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Chinese Immig. Daily
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By: Bruce Buchanan, Sebelist Buchanan Law
IT companies, SCM Data, Inc., MMC Systems, Inc., their owner, Sowrabh Sharma, and an employee, Shikha Mohta, have been indicted for fraud in federal court, accused of conspiring to lie on applications for H-1B visas for temporary immigrant employees. The falsehoods were promises of full-time, in-house salaried jobs to foreign workers when the truth is they contracted the employees out, did not always pay them their wages and falsified pay stubs to cover-up their unlawful actions.
The defendants “benched” employees, meaning they did not pay them when there was not work for them, which is a violation of the law, and created false pay stubs to cover up their actions. According to the indictment, the workers were pressured into paying Sharma to create the fake documents that indicated they were getting full-time wages, and were told if they did not do this, they would not be allowed to stay in the United States.
The visa fraud and obstruction of justice conspiracy charge carries a potential penalty of five years in prison and a $250,000 fine. The alien harboring conspiracy charge carries a potential penalty of 10 years in prison and a $250,000 fine.
Stay tuned for further developments in this matter – guilty pleas, trial, etc.
By Bruce Buchanan, Sebelist Buchanan Law PLLC
A New York immigration lawyer Loreto Kudera, and his wife, Hazel Kudera, the owner of several medical staffing agencies, pled guilty and forfeited $1 million after admitting to giving false information to U.S. immigration authorities when applying for H1-B visas for foreign nurses, according to plea agreement.
Hazel Kudera owned multiple staffing agencies in New York that specialized in providing nurses to hospitals, outpatient and skilled nursing facilities. According to the government, Hazel and Loreto Kudera submitted at least 100 fraudulent applications to authorities, and profited from filing fees collected from the nurses and from the health care facilities that paid Hazel Kudera’s staffing agencies.
Hazel and Loreto Kudera falsely stated that the foreign nurses would be working in specialty occupations at prevailing wage rates when in actuality they were going to work as licensed practical nurses (LPNs) or registered nurses (RNs) at much lower rates of pay.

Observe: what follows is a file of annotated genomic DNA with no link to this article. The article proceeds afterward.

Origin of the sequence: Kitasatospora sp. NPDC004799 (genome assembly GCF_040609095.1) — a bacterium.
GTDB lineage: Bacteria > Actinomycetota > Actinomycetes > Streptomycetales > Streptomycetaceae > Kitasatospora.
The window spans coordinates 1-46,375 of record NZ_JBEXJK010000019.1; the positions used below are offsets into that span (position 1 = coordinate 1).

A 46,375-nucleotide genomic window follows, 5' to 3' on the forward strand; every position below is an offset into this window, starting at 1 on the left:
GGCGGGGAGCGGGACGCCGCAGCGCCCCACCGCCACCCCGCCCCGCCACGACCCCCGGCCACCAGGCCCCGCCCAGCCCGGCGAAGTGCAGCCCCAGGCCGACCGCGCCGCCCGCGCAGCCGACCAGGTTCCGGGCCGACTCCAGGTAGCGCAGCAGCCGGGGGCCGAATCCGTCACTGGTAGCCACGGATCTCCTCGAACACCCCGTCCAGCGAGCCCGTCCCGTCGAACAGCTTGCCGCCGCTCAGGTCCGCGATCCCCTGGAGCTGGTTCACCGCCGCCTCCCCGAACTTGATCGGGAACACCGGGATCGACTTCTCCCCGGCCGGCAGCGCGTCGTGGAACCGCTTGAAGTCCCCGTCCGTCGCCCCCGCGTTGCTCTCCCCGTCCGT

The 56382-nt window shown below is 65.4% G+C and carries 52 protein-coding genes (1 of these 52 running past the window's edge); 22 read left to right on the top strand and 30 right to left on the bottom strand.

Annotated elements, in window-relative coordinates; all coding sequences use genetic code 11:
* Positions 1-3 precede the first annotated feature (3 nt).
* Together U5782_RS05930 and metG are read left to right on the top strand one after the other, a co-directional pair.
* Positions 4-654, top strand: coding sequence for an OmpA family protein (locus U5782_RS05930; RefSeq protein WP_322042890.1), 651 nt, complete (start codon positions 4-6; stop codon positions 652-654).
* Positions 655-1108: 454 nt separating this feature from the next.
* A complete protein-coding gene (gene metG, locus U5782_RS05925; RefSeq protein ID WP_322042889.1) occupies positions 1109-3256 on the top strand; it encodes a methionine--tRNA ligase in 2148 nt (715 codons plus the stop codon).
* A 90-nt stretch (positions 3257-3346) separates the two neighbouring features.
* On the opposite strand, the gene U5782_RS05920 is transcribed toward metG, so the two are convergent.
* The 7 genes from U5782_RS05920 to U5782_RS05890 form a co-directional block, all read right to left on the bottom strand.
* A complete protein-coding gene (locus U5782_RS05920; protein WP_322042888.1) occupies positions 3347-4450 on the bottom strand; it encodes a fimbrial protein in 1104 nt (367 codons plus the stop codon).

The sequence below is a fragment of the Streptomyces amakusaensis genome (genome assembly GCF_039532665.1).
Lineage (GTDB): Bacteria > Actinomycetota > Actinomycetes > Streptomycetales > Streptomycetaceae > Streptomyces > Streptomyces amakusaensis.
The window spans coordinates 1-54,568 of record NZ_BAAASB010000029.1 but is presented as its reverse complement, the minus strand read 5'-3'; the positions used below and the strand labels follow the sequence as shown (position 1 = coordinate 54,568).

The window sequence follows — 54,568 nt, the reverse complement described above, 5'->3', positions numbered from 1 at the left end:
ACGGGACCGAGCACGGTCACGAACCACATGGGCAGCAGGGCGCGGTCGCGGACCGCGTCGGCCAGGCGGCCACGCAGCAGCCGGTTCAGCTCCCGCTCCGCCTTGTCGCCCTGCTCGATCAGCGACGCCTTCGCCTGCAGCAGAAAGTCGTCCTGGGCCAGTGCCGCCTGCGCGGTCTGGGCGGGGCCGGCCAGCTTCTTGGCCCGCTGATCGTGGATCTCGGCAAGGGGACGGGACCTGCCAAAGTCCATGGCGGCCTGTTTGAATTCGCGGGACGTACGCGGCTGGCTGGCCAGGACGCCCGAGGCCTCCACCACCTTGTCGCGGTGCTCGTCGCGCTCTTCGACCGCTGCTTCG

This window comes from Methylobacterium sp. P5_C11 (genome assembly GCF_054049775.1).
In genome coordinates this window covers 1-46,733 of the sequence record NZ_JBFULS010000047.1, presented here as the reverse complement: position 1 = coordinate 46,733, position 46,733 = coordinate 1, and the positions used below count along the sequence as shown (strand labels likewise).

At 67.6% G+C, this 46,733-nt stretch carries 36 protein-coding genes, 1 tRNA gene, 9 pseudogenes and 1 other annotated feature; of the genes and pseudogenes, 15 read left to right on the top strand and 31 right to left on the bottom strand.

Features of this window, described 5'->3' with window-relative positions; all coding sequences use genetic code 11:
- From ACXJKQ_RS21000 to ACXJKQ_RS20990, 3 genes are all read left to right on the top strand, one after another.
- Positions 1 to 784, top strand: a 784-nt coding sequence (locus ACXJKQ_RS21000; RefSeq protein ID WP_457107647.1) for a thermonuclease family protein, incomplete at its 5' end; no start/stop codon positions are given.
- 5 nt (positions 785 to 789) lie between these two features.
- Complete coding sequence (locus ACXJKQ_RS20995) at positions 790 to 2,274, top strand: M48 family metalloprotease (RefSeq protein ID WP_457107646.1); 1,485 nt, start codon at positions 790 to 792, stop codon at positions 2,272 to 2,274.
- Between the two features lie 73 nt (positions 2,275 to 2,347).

As part of the alleged scam, Hazel Kudera falsified a staffing agreement between NYC Healthcare Staffing and Dewitt Rehabilitation listing job positions that did not exist, such as clinical coordinator and health care quality assurance manager, in order to cover up the false job titles she provided to USICS.
By Bruce Buchanan, Sebelist Buchanan Law PLLC
A husband and wife and four co-conspirators, were indicted by a federal grand jury in Virginia on charges of conspiracy to defraud the United States of at least $20 million concerning more than 800 applications for illegal immigration benefits under the H-1B visa program.
The indictment alleges that Raju Kosuri set up a network of shell companies that he presented to immigration authorities as independent businesses in need of Indian workers, but which he in fact owned and controlled. The indictment further alleges that Kosuri and his co-conspirators used these entities to file petitions for non-existent job vacancies at Kosuri’s data center in Danville, Virginia. Kosuri is alleged to have required workers to pay their own visa processing fees, in violation of H-1B program rules; and he allegedly treated the beneficiaries as hourly contractors, again in violation of H-1B visa program rules. The visa fraud scheme involved the forgery of numerous individuals’ signatures on visa petitions and exhibits, without their knowledge.
The three main co-conspirators, Kosuri, his wife, Smriti Jharia and Raimondo Piluso face a maximum penalty of 30 years in prison, if convicted. The other co-conspirators face a maximum penalty of 10 years in prison, if convicted.
By Bruce Buchanan, Siskind Susser
Wisconsin has become the seventh state, effective November 15, 2015, to join the Records and Information from DMVs for E-Verify (RIDE) Program. RIDE is an E-Verify initiative, in conjunction with the American Association of Motor Vehicle Administrators, linking the E-Verify system with participating state driver’s licensing agencies. The prior states joining RIDE were Florida, Idaho, Iowa, Mississippi, Nebraska and North Dakota.
RIDE allows E-Verify to validate the authenticity of driver’s licenses and state identification cards presented by employees as I-9 form identity documents. The RIDE program attempts to mitigate the risk of fraud by comparing the data from the card with data supplied by states’ motor vehicle agencies. In this manner, RIDE is designed to boost the accuracy of employment eligibility verification in E-Verify.